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13 hours ago, Seiyashi said:

It seems to always come up but it's not out of the question to put him and Kiribayama as a pair of K2 in the event of his yūshō and Kiribayama getting a KK.

If Kiribayama KK's and they decide to put him at K2 (we don't know if 8-7 would do it under the current regime), they'd pretty much be obliged to do the same for Ichi even at 11-4, much like they did with Asanoyama (10-5 at M2w) and Hokutofuji (9-6 at M1e), since he'll have a much better claim by the numbers.

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Just to clarify, since Asanoyama went 7-0 in Sandanme, he gets automatic promotion to makushita. If he wins the Makushita yusho next time, the auto-promote would bring him to...upper makushita? I forget how it's usually handled. 

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Posted (edited)

Next banzuke he should be close to Ms15, from which he could be promoted to juryo for November if he goes 7-0. He could also be ranked slightly below Ms15 and need 2 basho in makushita even with 7-0s though, it's a tight call....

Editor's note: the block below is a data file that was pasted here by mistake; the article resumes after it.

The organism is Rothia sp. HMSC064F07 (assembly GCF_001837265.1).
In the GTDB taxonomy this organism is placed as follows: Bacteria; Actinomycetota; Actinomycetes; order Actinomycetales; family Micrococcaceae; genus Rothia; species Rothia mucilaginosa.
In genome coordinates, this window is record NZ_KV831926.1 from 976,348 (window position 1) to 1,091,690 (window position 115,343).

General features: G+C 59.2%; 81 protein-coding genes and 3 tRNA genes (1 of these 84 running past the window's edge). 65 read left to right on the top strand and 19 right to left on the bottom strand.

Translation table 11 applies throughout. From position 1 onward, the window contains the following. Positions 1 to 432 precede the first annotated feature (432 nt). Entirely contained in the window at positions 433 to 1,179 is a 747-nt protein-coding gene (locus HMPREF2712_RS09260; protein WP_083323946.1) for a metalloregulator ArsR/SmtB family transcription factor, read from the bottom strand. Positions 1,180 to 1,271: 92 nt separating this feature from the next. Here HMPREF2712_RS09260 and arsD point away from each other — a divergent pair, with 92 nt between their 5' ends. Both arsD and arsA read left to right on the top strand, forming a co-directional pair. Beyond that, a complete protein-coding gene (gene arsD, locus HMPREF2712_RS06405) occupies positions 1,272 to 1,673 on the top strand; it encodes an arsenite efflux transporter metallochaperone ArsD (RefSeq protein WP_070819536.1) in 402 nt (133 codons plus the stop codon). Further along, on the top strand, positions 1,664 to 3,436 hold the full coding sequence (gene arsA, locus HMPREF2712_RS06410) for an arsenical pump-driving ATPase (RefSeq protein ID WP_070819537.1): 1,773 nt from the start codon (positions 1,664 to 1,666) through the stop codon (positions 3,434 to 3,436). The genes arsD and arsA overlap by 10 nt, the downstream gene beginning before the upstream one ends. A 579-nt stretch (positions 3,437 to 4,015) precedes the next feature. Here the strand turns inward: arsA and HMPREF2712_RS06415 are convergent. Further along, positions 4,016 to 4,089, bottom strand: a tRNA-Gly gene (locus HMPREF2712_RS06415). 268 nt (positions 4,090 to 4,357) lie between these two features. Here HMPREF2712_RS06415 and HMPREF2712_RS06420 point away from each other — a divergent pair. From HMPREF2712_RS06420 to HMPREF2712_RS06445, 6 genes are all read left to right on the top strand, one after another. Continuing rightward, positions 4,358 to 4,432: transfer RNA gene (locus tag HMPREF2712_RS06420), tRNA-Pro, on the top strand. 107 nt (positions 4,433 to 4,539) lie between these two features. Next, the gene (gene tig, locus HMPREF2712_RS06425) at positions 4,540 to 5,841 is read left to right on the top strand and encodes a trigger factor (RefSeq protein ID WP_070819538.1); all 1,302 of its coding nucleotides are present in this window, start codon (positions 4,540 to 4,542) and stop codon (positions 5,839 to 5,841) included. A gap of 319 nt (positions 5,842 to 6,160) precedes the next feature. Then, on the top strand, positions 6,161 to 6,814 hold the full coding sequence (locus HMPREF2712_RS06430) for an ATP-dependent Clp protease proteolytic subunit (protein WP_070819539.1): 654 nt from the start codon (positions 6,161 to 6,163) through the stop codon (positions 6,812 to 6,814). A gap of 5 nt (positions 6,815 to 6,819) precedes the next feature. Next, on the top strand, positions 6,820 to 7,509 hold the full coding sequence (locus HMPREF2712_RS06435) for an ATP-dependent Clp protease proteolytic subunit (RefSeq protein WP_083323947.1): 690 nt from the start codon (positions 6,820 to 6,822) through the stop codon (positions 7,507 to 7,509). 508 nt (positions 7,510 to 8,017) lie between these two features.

Edited by Katooshu

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2 minutes ago, Katooshu said:

Next banzuke he should be close to Ms15, from which he could be promoted to juryo for November if he goes 7-0. He could also be ranked slightly below Ms15 though, it's a tight call....

Yeah exactly, Ms15w vs. Ms16e is probably the place where a single spot on the banzuke makes the biggest difference, except "the invisible line" between Ms5w and Ms6e.

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7 hours ago, WAKATAKE said:

I stand corrected, SHODAI blew this thing open

It’s always the ones you least expect.